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RG 30/13 - Raymond Herbert Stetson (1872-1950)
Scope and Content

The Raymond Herbert Stetson Papers consist almost entirely of original letters that Dr. Stetson wrote to friends and colleagues. In no small way this personal papers group was constructed by former Oberlin College Archivist William E. Bigglestone. In an effort to preserve the work of the late Professor Stetson, Bigglestone, with some assistance of Stetson family members and Frederick B. Artz, solicited letters sent by Stetson to his friends (e.g. Robert Kimball Richardson [1876-1952] and James M. Snodgrass [b.1908, A.B. 1931]), and over a period of years this collection was assembled. Given the way in which the collection was assembled, however, gaps in the record doubtless exist. Some persons, for example, were unprepared to release documents and others considered his letters too sensitive to be added to the collection at the time of the solicitation because some persons reported on were still alive.

The content of the letters is overwhelmingly related to Stetson’s research in the areas of speech and motor phonetics. The largest number of the letters center on his laboratory experiments and his subsequent writing on them. Letters to his peers in the Psychology field are the most detailed and useful in terms of understanding the techniques used in the experiments. Of special interest are Stetson’s letters to former students and colleagues James Snodgrass, Clarence Hudgins (b.1897) and Alfred Hubbard (b.1907) the correspondence of which represents the bulk of the collection. The letters to Arthur Slater-Hammel (unknown), James Pickett (b.1921, A.B. 1943) and Roger Sperry though smaller in quantity, are also quite rich in reporting on Stetson’s activities.

The two areas that Stetson wrote about outside of his work concerned governance of the college and his service on various faculty committees. Stetson’s involvement in the administration of Oberlin is in particular outlined in his correspondence to several people, including Snodgrass, Hudgins, and Hubbard, but also in letters to associates outside of Psychology like Robert Richardson. The letters openly report on Stetson’s feelings and convictions in terms of the people and situations that he encountered. For example, Stetson openly and intensely disliked former Oberlin College President, Ernest Hatch Wilkins (1880-1966).

The subject matter that reveals the most about the personality, beliefs, and inner workings of R.H. Stetson, in addition to his judgmental remarks about the Oberlin administration, is his analysis of, and positions on, the Second World War. Many of Stetson’s letters, from the period of 1938-45, deal with his views on the war, and from his discussion one may establish some sense of Stetson’s beliefs and prejudices about the world in general. For example, Stetson freely writes on the reasons for the war in Europe; including his views on Jews and their role in the conflict, and, perhaps even betrays a prejudice in regard to the Japanese when discussing the Pacific conflict. The aforementioned topics are covered in almost all of Stetson’s letters written to his close friends during the period of 1941-45, as well as references to Jews in his letters to Artz in 1947 and 1949.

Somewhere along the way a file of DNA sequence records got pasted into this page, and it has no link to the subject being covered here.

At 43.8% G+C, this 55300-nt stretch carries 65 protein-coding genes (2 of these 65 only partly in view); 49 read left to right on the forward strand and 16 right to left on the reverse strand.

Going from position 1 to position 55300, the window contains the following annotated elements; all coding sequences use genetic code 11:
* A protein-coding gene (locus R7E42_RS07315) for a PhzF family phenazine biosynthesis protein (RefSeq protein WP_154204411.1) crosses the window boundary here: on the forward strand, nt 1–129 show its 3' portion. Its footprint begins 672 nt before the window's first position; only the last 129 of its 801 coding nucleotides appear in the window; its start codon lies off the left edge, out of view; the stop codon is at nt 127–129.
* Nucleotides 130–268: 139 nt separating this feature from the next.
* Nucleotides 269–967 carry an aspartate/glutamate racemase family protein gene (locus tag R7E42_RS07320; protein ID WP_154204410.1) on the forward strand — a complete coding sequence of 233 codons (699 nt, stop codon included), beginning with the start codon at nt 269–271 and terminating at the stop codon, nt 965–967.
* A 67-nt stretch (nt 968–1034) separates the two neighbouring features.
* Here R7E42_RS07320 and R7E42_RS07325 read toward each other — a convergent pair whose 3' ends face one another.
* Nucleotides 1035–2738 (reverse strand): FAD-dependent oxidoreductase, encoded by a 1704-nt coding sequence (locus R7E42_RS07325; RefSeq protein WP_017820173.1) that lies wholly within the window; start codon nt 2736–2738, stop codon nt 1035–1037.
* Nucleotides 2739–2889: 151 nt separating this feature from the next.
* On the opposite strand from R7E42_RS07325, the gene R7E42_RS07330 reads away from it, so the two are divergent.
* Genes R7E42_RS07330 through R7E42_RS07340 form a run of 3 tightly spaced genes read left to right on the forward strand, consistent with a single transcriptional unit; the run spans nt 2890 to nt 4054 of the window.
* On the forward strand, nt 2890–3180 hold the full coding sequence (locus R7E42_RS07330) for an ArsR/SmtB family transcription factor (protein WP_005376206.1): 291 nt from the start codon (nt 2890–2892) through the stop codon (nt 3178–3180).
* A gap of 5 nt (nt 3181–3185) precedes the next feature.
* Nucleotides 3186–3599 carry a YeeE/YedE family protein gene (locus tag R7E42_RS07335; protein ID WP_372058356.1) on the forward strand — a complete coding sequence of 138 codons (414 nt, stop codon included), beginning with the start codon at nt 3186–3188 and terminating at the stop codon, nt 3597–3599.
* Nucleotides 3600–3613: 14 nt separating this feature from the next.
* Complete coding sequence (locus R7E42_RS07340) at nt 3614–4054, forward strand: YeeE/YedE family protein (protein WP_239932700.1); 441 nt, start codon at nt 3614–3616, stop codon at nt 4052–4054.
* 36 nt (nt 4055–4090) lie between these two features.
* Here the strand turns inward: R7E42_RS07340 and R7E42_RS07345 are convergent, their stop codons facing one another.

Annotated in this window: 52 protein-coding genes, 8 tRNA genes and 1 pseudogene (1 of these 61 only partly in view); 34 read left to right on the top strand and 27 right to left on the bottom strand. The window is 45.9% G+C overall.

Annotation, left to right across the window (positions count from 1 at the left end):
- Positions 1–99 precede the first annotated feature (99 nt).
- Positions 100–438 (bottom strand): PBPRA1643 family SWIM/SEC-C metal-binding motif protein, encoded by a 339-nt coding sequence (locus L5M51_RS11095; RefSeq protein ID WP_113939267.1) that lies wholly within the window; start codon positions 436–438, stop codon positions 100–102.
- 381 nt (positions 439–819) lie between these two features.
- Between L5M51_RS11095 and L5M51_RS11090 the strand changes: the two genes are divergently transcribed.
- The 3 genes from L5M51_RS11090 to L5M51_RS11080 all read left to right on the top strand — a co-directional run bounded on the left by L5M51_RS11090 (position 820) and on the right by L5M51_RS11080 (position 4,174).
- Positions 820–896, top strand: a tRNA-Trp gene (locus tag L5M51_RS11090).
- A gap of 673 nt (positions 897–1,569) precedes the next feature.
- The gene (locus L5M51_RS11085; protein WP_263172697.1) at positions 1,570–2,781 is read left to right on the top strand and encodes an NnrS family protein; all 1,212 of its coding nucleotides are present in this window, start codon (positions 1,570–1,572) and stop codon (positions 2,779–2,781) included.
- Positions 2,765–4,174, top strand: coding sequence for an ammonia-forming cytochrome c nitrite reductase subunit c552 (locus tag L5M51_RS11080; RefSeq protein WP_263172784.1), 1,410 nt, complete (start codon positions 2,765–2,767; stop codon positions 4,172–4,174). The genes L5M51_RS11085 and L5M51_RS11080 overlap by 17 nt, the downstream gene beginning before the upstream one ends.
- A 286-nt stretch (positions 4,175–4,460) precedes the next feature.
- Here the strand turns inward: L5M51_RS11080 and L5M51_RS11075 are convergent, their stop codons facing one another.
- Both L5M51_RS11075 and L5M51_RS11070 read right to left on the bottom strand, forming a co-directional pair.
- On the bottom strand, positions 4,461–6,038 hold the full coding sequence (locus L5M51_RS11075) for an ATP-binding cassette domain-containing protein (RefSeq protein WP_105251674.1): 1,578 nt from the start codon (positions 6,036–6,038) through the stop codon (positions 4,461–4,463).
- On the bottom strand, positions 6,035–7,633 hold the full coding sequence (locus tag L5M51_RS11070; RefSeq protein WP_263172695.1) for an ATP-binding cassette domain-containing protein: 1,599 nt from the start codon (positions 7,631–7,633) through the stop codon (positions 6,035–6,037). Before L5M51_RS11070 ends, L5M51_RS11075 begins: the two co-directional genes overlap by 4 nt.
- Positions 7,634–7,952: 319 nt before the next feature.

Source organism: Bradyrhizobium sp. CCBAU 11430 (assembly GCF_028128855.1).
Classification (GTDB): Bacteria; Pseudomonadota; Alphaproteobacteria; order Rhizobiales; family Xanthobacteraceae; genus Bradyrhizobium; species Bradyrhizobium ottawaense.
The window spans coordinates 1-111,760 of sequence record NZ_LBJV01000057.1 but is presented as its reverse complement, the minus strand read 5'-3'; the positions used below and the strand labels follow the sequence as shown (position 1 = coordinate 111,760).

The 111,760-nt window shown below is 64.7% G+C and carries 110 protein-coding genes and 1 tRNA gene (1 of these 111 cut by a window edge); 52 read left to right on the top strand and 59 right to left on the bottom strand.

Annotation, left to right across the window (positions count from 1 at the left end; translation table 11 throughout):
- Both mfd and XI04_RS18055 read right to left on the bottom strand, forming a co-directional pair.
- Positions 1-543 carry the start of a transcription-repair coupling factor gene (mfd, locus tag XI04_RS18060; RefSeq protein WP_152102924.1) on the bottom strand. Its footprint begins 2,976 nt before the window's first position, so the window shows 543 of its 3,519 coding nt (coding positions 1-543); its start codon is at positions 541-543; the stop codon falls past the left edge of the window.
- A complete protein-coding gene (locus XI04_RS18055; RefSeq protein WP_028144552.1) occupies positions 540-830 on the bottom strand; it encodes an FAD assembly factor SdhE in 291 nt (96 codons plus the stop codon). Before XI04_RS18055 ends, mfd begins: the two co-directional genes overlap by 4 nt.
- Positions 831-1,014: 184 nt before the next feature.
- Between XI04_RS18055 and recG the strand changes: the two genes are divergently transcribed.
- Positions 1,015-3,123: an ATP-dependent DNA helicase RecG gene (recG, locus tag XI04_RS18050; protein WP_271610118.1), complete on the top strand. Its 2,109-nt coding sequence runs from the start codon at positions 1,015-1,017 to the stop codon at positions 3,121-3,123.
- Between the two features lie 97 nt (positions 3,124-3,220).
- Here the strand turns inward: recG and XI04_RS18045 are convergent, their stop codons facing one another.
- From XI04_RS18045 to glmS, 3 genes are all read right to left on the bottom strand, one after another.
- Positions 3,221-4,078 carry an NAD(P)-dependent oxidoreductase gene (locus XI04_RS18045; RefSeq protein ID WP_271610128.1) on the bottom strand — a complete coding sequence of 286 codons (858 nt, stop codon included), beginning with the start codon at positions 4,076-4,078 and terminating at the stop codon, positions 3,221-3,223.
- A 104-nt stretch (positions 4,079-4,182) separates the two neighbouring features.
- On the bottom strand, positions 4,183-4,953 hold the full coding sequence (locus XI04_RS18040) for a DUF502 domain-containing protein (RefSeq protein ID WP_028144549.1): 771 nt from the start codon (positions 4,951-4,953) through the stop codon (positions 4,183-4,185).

Unfortunately, the correspondence offers little evidence to document Stetson’s personal life, although the contents of the folder entitled “Letters/Notes on the Broad Interests of R.H. Stetson,” are somewhat insightful in this regard. The 49 letters to Frederick Artz, written in 1947 and 1949 when Artz was away in France and visiting his (Artz’s) parents in Dayton, Ohio, reveal little about their relationship (they shared a residence for 26 years), although it is known that they shared a passion for the local Cosmos club (note Walter Horton’s letter to Artz re. the death of Stetson). Additionally, the manner in which Stetson composed many of his letters is to be noted. Stetson, for the sake of speed and space, characteristically abbreviated nearly every word of a letter over five characters in length, normally deleting most of the vowels. One is still able to ascertain the content in his letters, but this unusual style makes the task a bit more arduous for most researchers.